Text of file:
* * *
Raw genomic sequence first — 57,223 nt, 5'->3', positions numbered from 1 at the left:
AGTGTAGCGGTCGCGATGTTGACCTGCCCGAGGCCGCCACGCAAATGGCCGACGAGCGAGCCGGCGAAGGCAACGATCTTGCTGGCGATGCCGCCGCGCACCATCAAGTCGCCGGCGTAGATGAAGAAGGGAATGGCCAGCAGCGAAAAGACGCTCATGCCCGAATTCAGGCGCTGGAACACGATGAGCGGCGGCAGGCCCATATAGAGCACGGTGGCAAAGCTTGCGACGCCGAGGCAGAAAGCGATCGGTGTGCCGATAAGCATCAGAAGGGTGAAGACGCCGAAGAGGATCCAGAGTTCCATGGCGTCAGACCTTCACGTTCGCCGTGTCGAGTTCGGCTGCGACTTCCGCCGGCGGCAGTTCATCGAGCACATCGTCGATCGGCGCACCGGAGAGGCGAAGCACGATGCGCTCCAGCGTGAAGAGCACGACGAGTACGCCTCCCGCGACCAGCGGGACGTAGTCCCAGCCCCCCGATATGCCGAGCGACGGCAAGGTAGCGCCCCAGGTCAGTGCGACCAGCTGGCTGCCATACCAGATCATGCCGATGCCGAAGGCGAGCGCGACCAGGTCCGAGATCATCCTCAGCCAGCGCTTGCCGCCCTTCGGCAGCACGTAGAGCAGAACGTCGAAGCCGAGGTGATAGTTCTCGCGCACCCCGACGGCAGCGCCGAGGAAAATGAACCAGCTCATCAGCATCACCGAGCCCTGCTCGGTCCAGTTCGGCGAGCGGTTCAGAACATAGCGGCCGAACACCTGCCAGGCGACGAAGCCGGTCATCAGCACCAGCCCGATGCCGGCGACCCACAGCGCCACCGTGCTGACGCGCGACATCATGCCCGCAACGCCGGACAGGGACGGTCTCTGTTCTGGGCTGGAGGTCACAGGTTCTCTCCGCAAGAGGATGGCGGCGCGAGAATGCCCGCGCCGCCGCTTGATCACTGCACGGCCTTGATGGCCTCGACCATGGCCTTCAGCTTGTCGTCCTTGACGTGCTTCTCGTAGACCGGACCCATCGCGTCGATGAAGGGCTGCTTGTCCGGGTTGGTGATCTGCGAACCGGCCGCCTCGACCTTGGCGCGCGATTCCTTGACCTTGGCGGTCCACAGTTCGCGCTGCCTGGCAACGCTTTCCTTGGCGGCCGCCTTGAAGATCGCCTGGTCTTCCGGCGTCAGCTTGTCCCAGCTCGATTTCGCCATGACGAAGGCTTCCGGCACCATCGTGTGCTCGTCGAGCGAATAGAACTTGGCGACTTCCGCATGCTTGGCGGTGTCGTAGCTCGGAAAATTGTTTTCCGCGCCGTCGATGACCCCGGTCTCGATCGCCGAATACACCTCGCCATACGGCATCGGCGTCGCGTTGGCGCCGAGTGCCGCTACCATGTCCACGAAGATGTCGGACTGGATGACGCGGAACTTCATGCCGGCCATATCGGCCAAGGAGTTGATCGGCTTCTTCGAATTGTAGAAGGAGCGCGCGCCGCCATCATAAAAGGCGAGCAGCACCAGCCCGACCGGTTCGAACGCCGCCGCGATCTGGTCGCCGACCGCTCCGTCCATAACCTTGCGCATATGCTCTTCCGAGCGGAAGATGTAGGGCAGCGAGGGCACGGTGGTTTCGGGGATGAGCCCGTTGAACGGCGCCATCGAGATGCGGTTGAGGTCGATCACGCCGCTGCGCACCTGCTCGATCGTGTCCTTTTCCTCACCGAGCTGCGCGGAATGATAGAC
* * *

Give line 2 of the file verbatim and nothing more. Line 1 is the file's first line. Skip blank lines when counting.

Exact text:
AGTGTAGCGGTCGCGATGTTGACCTGCCCGAGGCCGCCACGCAAATGGCCGACGAGCGAGCCGGCGAAGGCAACGATCTTGCTGGCGATGCCGCCGCGCACCATCAAGTCGCCGGCGTAGATGAAGAAGGGAATGGCCAGCAGCGAAAAGACGCTCATGCCCGAATTCAGGCGCTGGAACACGATGAGCGGCGGCAGGCCCATATAGAGCACGGTGGCAAAGCTTGCGACGCCGAGGCAGAAAGCGATCGGTGTGCCGATAAGCATCAGAAGGGTGAAGACGCCGAAGAGGATCCAGAGTTCCATGGCGTCAGACCTTCACGTTCGCCGTGTCGAGTTCGGCTGCGACTTCCGCCGGCGGCAGTTCATCGAGCACATCGTCGATCGGCGCACCGGAGAGGCGAAGCACGATGCGCTCCAGCGTGAAGAGCACGACGAGTACGCCTCCCGCGACCAGCGGGACGTAGTCCCAGCCCCCCGATATGCCGAGCGACGGCAAGGTAGCGCCCCAGGTCAGTGCGACCAGCTGGCTGCCATACCAGATCATGCCGATGCCGAAGGCGAGCGCGACCAGGTCCGAGATCATCCTCAGCCAGCGCTTGCCGCCCTTCGGCAGCACGTAGAGCAGAACGTCGAAGCCGAGGTGATAGTTCTCGCGCACCCCGACGGCAGCGCCGAGGAAAATGAACCAGCTCATCAGCATCACCGAGCCCTGCTCGGTCCAGTTCGGCGAGCGGTTCAGAACATAGCGGCCGAACACCTGCCAGGCGACGAAGCCGGTCATCAGCACCAGCCCGATGCCGGCGACCCACAGCGCCACCGTGCTGACGCGCGACATCATGCCCGCAACGCCGGACAGGGACGGTCTCTGTTCTGGGCTGGAGGTCACAGGTTCTCTCCGCAAGAGGATGGCGGCGCGAGAATGCCCGCGCCGCCGCTTGATCACTGCACGGCCTTGATGGCCTCGACCATGGCCTTCAGCTTGTCGTCCTTGACGTGCTTCTCGTAGACCGGACCCATCGCGTCGATGAAGGGCTGCTTGTCCGGGTTGGTGATCTGCGAACCGGCCGCCTCGACCTTGGCGCGCGATTCCTTGACCTTGGCGGTCCACAGTTCGCGCTGCCTGGCAACGCTTTCCTTGGCGGCCGCCTTGAAGATCGCCTGGTCTTCCGGCGTCAGCTTGTCCCAGCTCGATTTCGCCATGACGAAGGCTTCCGGCACCATCGTGTGCTCGTCGAGCGAATAGAACTTGGCGACTTCCGCATGCTTGGCGGTGTCGTAGCTCGGAAAATTGTTTTCCGCGCCGTCGATGACCCCGGTCTCGATCGCCGAATACACCTCGCCATACGGCATCGGCGTCGCGTTGGCGCCGAGTGCCGCTACCATGTCCACGAAGATGTCGGACTGGATGACGCGGAACTTCATGCCGGCCATATCGGCCAAGGAGTTGATCGGCTTCTTCGAATTGTAGAAGGAGCGCGCGCCGCCATCATAAAAGGCGAGCAGCACCAGCCCGACCGGTTCGAACGCCGCCGCGATCTGGTCGCCGACCGCTCCGTCCATAACCTTGCGCATATGCTCTTCCGAGCGGAAGATGTAGGGCAGCGAGGGCACGGTGGTTTCGGGGATGAGCCCGTTGAACGGCGCCATCGAGATGCGGTTGAGGTCGATCACGCCGCTGCGCACCTGCTCGATCGTGTCCTTTTCCTCACCGAGCTGCGCGGAATGATAGAC